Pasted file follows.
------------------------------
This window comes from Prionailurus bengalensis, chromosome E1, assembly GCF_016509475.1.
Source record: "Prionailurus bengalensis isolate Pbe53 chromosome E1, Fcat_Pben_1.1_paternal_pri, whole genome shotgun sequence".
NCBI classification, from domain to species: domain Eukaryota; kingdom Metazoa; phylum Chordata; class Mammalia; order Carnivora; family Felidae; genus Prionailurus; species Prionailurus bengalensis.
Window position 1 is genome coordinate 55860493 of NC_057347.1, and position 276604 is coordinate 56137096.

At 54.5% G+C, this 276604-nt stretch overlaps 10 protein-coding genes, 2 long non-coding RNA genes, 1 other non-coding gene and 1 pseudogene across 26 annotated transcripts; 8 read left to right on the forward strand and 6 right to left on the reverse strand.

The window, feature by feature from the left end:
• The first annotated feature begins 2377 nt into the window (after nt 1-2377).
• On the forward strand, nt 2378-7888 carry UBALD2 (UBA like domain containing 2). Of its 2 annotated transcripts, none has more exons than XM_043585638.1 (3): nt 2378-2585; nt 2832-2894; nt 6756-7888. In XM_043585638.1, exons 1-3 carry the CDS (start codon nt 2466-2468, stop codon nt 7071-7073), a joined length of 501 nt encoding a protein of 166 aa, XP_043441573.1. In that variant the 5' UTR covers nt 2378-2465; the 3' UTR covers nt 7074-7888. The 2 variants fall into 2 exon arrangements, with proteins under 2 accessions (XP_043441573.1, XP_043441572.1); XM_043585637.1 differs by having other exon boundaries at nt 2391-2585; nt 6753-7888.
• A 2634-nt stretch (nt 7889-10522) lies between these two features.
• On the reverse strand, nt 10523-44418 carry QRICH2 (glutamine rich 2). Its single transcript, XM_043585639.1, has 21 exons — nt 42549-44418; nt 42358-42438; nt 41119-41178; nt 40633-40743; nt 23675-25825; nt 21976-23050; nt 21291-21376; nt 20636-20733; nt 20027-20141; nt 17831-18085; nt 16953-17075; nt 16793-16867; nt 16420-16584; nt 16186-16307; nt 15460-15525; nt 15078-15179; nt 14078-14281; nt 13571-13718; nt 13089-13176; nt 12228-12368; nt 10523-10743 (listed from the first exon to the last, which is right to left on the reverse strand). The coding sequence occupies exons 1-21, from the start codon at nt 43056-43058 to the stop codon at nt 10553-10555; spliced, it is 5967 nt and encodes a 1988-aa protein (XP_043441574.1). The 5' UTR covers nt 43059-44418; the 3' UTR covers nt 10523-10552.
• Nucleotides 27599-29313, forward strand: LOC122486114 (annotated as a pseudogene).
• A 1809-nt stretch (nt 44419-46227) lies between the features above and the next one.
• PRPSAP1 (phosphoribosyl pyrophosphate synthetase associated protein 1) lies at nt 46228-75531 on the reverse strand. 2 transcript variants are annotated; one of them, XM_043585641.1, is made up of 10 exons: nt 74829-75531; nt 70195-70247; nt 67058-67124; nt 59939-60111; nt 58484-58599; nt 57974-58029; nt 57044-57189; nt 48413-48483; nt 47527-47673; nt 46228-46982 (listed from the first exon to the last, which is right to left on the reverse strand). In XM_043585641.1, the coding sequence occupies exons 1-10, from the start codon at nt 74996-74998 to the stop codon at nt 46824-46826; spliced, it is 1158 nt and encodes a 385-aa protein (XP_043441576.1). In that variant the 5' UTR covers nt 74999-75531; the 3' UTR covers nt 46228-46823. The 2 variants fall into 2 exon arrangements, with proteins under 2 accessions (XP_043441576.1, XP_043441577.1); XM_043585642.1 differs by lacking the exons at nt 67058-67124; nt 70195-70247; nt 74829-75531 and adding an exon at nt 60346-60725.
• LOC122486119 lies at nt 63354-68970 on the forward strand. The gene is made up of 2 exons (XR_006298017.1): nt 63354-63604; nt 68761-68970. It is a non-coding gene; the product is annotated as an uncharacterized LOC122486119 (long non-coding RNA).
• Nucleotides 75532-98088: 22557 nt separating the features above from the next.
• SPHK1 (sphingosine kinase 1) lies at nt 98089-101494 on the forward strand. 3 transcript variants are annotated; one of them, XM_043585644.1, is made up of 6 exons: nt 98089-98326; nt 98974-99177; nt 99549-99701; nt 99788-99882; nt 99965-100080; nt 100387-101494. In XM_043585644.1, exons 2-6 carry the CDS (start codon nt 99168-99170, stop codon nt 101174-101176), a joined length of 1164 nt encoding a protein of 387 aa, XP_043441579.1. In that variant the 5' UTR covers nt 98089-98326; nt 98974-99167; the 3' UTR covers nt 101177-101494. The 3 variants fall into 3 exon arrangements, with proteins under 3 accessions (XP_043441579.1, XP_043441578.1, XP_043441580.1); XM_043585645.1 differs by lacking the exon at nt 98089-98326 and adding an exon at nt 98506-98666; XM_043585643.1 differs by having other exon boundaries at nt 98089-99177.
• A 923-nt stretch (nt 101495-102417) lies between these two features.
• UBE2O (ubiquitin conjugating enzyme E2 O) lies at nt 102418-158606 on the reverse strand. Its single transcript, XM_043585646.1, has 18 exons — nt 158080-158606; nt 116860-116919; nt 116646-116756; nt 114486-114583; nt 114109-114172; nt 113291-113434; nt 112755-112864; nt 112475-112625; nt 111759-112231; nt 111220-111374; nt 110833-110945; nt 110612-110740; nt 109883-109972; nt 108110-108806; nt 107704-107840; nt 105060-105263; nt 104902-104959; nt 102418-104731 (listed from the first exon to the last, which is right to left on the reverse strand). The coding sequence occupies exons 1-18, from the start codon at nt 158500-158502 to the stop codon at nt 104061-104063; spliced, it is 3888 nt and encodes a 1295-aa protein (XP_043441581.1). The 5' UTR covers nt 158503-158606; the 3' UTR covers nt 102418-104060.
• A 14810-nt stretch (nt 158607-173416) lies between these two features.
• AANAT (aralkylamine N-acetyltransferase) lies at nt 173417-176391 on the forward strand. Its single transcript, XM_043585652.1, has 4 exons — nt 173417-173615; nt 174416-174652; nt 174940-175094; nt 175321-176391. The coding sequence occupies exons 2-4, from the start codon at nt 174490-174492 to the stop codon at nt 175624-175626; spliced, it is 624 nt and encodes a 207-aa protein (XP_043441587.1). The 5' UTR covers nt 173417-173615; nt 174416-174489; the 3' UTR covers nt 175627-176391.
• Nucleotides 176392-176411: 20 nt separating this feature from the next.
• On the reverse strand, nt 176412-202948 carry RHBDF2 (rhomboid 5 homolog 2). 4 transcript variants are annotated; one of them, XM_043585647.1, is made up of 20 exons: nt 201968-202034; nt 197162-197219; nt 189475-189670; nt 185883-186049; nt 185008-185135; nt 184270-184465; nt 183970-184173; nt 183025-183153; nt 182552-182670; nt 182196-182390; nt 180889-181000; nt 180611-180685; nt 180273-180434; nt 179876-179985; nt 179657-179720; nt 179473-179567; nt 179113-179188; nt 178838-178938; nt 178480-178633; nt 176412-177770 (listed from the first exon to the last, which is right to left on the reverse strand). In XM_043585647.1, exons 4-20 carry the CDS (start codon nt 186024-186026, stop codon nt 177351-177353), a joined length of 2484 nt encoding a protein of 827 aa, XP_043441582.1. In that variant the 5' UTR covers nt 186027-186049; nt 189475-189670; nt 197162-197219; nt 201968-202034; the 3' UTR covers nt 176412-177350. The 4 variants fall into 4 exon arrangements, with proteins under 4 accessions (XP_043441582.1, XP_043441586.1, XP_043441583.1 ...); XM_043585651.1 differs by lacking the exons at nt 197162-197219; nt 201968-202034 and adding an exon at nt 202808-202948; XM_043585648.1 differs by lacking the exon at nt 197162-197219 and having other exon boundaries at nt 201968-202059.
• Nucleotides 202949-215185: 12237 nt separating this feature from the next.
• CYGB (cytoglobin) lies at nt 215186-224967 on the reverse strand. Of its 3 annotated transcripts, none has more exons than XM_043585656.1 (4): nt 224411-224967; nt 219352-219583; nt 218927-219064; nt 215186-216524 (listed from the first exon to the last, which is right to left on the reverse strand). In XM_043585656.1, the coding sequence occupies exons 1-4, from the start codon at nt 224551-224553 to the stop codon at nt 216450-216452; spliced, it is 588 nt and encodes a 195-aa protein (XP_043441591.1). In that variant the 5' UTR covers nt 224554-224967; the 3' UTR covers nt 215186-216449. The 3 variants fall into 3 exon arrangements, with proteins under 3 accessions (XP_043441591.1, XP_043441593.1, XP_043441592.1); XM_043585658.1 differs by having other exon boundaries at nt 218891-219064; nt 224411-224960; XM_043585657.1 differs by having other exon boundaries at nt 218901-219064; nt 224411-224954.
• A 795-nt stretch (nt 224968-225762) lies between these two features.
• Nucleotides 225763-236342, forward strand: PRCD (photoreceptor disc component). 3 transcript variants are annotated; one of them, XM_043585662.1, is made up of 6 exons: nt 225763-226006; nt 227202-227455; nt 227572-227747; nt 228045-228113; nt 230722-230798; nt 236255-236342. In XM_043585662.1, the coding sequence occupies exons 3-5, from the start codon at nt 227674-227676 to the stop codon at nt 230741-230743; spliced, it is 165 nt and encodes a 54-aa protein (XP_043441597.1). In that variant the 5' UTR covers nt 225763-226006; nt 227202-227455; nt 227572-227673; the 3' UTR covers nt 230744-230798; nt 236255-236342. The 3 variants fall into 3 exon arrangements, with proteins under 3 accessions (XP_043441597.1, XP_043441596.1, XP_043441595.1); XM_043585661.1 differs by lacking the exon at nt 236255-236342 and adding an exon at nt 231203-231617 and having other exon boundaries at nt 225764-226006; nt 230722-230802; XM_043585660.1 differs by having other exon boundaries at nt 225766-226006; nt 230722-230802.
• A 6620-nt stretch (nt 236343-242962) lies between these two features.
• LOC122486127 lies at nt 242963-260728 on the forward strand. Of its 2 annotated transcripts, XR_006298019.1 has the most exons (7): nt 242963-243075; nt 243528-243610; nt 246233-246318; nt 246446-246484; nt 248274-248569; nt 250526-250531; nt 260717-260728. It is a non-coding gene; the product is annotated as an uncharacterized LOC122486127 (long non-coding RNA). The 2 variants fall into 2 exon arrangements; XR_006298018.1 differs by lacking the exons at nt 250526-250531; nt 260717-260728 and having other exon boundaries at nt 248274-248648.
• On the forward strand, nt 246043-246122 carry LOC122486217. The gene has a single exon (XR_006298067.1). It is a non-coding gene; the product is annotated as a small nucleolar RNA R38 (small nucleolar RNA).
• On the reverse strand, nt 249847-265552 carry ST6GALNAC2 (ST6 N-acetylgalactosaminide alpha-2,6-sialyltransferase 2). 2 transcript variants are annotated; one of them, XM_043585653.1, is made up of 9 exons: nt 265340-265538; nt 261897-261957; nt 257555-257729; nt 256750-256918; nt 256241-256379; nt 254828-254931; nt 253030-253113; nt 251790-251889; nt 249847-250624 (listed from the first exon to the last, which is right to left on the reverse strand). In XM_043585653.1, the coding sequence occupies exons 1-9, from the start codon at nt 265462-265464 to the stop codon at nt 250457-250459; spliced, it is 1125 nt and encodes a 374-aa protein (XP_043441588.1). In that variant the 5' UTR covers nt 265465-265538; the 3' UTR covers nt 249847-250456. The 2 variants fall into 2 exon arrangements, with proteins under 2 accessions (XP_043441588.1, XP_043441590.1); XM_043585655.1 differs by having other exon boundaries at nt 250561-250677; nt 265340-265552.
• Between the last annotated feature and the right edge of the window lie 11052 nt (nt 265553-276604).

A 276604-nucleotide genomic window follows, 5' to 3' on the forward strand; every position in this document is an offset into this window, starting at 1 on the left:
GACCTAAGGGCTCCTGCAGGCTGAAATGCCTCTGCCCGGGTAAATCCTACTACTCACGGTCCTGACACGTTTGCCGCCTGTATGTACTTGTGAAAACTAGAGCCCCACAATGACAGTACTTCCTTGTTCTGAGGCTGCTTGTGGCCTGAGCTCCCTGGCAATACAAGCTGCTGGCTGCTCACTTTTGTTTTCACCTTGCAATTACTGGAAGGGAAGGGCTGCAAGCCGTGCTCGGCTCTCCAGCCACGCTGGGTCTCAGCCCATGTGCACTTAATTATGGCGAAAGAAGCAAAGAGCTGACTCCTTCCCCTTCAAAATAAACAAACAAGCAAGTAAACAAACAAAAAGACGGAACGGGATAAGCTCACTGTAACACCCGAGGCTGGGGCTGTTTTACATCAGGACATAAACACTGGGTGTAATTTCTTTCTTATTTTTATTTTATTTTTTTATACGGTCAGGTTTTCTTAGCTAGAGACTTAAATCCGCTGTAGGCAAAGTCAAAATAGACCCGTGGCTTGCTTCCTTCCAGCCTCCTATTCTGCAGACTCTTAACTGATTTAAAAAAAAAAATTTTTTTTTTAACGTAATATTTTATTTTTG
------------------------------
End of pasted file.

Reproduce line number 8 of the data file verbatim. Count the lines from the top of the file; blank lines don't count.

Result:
• On the forward strand, nt 2378-7888 carry UBALD2 (UBA like domain containing 2). Of its 2 annotated transcripts, none has more exons than XM_043585638.1 (3): nt 2378-2585; nt 2832-2894; nt 6756-7888. In XM_043585638.1, exons 1-3 carry the CDS (start codon nt 2466-2468, stop codon nt 7071-7073), a joined length of 501 nt encoding a protein of 166 aa, XP_043441573.1. In that variant the 5' UTR covers nt 2378-2465; the 3' UTR covers nt 7074-7888. The 2 variants fall into 2 exon arrangements, with proteins under 2 accessions (XP_043441573.1, XP_043441572.1); XM_043585637.1 differs by having other exon boundaries at nt 2391-2585; nt 6753-7888.